During the 1930s al-Azhar became a modern university with the College of Theology, the College of Law, and the College of Arabic Language, each with a state-appointed dean. Soon all three colleges were moved to new buildings behind the mosque. The curriculum was clearly described. Postgraduate work of two to three years was established for specializations in Islamic law, preaching, and guidance. A student was required to pass written and oral examinations and present a thesis for the postgraduate degree. For the title of "professor" (ustādh ), an equivalent of a Ph.D., more graduate work, a passing grade on a difficult examination, and a substantial thesis were required. The diploma granted at the end of four years of undergraduate study was called shahādat al-dirāsa al-ʿāliya, the certificate of specialization was called al-shahāda al-ʿālimīya maʿ al-ijāza, and the highest diploma, similar to that of a doctorate, was called al-shahāda al-ʿālimīya maʿ darajat ustādh.
In 1930 al-Azhar acquired its own press and started publishing a journal, the Light of Islam ; a few years later the title was changed to Journal of al-Azhar. The university's Preaching and Guidance section dispatched preachers and lecturers throughout Egypt. More reforms were carried out under the reign of Jamāl ʿAbd al-Nāṣir. The Islamic Research Academy, the Department of Cultural and Islamic Missions, and the Supreme Council under the shaykh al-Azhar were established. The curriculum of all the colleges was revised; for example, non-sharīʿa law and Shīʿī-Imāmī law (called fiqh Jaʿfarī, after Imām Jaʿfar al-Ṣādiq) were added to the College of Law, and courses on social sciences and Western languages were added to the College of Theology. In addition to establishing the women's colleges, al-Azhar university's legislation of 1961 created new colleges of engineering, medicine, commerce, science, agriculture, and education. These new colleges were not duplicates of their counterparts in secular universities; rather they combined both the empirical as well as the religious sciences. A new campus was built in the suburb of Madīnat al-Naṣr, away from the mosque. Besides its main campus in Cairo, al-Azhar also operates several campuses throughout Egypt. Admission is open to all Muslim students who wish to study a particular academic discipline or to further and deepen their knowledge of Islam.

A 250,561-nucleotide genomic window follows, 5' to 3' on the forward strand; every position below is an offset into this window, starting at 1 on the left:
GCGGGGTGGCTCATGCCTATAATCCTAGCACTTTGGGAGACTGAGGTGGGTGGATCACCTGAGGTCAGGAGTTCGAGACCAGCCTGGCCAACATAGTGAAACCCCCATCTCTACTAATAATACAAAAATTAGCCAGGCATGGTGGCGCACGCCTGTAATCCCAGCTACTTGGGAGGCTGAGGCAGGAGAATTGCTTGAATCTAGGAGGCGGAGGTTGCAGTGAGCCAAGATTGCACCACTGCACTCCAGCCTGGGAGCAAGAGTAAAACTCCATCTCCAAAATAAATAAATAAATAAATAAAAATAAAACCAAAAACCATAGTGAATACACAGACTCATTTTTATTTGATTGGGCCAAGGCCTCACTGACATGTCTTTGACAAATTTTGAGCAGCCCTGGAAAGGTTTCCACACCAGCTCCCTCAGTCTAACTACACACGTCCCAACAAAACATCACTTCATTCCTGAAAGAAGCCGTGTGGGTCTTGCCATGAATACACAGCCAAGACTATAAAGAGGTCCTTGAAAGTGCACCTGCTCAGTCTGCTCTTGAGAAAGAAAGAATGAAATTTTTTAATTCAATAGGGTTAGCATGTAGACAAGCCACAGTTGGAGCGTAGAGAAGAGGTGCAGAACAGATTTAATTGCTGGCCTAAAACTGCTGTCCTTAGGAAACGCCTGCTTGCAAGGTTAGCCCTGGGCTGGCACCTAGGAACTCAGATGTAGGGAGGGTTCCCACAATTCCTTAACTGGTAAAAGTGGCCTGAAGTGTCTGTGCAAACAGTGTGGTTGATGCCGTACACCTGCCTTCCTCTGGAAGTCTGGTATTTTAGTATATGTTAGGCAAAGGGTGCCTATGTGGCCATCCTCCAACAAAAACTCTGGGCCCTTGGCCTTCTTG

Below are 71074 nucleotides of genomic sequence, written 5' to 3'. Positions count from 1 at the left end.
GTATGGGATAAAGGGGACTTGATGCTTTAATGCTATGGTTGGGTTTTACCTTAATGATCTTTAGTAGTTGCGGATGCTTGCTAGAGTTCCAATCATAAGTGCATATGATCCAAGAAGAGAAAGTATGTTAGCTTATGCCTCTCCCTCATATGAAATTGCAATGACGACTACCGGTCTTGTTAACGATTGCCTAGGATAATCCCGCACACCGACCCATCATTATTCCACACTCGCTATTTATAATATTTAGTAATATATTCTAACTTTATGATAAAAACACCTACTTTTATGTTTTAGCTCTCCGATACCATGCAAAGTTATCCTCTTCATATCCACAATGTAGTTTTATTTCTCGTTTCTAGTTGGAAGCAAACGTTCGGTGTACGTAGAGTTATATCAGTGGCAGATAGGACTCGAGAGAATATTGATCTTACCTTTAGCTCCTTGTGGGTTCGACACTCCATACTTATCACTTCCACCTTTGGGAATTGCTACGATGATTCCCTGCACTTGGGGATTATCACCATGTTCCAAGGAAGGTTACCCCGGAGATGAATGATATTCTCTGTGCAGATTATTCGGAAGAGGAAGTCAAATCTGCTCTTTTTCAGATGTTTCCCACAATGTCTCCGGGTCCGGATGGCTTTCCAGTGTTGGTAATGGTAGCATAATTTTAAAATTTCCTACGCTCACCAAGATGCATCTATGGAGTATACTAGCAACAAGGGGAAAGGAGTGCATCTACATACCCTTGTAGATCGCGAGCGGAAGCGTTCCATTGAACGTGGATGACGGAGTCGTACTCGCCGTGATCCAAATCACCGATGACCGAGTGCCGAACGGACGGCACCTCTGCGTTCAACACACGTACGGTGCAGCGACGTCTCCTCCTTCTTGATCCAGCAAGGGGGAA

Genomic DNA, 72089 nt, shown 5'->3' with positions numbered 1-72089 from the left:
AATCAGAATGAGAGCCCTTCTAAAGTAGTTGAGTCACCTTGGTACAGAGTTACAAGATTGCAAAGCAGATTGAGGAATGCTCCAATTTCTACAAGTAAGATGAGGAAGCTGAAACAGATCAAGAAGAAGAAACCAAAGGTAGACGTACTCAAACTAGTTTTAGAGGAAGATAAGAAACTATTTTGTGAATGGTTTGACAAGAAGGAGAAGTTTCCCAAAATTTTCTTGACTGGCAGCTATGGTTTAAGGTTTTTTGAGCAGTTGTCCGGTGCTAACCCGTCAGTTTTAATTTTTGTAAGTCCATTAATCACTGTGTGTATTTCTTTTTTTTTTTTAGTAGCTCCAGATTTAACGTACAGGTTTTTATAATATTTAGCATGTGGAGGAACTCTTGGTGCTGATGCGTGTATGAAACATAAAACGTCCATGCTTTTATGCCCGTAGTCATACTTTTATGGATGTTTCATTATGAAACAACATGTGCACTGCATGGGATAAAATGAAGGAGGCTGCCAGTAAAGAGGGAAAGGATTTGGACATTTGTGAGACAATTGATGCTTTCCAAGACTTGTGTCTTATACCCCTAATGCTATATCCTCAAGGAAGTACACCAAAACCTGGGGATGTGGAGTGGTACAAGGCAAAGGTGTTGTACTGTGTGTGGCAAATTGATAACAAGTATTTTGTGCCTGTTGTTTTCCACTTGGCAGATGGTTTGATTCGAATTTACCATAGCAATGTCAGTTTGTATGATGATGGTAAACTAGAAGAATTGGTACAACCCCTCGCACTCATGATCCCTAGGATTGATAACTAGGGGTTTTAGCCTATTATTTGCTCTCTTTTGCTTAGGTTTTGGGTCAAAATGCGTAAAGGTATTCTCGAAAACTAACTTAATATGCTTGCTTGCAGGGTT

Outside of Egypt al-Azhar is known as a champion of Sunnī Islam and the Arabic language. Azharī professors and preachers are in demand throughout the Islamic world. The number of foreign students at al-Azhar in 1955 reached more than four thousand, while in 1990 that number peaked at six thousand, representing seventy-five countries.
Because al-Azhar shunned Islamist activists like Jamāl al-Dīn al-Afghānī, Muḥammad ʿAbduh, and Rashīd Riḍā, some people consider it a conservative institution, whereas many Islamists disparage it as subservient to the state. On the other hand, Islamists approve of al-Azhar's condemnation of controversial books. In the 1920s it stripped ʿAlī ʿAbd al-Rāziq of his Azharī degree for reinterpreting the Islamic caliphate as a secular institution. Ṭāhā Ḥusayn was forced to withdraw his provocative book on pre-Islamic poetry. A number of other books were banned or condemned. Shaykh Muḥammad Sayyid Ṭanṭāwī (b. 1928) assumed the leadership position on March 27, 1996. Prior to this appointment he served as muftī of Egypt from 1986 to 1996. He is known for his courage in airing his frank views on various issues confronting the Muslim world. His statement in support of the right of the French government to prohibit Muslim women from wearing the ḥijāb (head covering) in public schools provoked strong opposition.
Taqī al-Dīn Ahmad al-Maqrīzī is the main source of information from al-Azhar's foundation to the Mamlūk period. Shihāb al-Dīn Ahmad al-Qalqshandī (d. 1418), a secretary in the chancery of the Mamlūk administration, citing the earlier authority Amīr Mukhtār Muḥammad al-Muṣabbiḥī (d. 1030), a court chronicler of the Fāṭimid caliph al-Ḥākim, confirms al-Maqrīzī's reports. Life at al-Azhar during the nineteenth century is vividly described by ʿAlī al-Mubārak in Arabic and by Stanley Lane-Poole and Edward Lane in English. ʿAbd al-Rahmān Jabartī, ʿAlī al-Mubārak, and later authors give a complete list of the officeholders of shaykh al-Azhar. ʿAbd al-Mutʿāl al-Ṣaʿīdī, who was an Azharī shaykh and taught in the College of Arabic Language, gives the most interesting account of reforms until 1950. An extensive bibliography of these older sources as well as new studies is provided by J. Jomier, "Al-Azhar," in The Encyclopaedia of Islam, new ed. (Leiden, 1960–). Al-Maqrīzī's Ittiʿ āẓ al-ḥunafāʾ bi-akhbār al-aʾimma ʾl-Fāṭimiyyīn al-khulafāʾ, edited by Jamāl al-Dīn al-Shayyāl and Muḥammad Ḥilmī (Cairo, 1967–1973); and George Makdisi, The Rise of Colleges: Institutions of Learning in Islam and the West (Edinburgh, 1981), should be consulted. For the modern period and a selected bibliography, mostly in English, see Donald M. Reid, "Al-Azhar," in The Oxford Encyclopedia of the Modern Islamic World, edited by John L. Esposito (New York, 1995).
Ismail K. Poonawala (2005)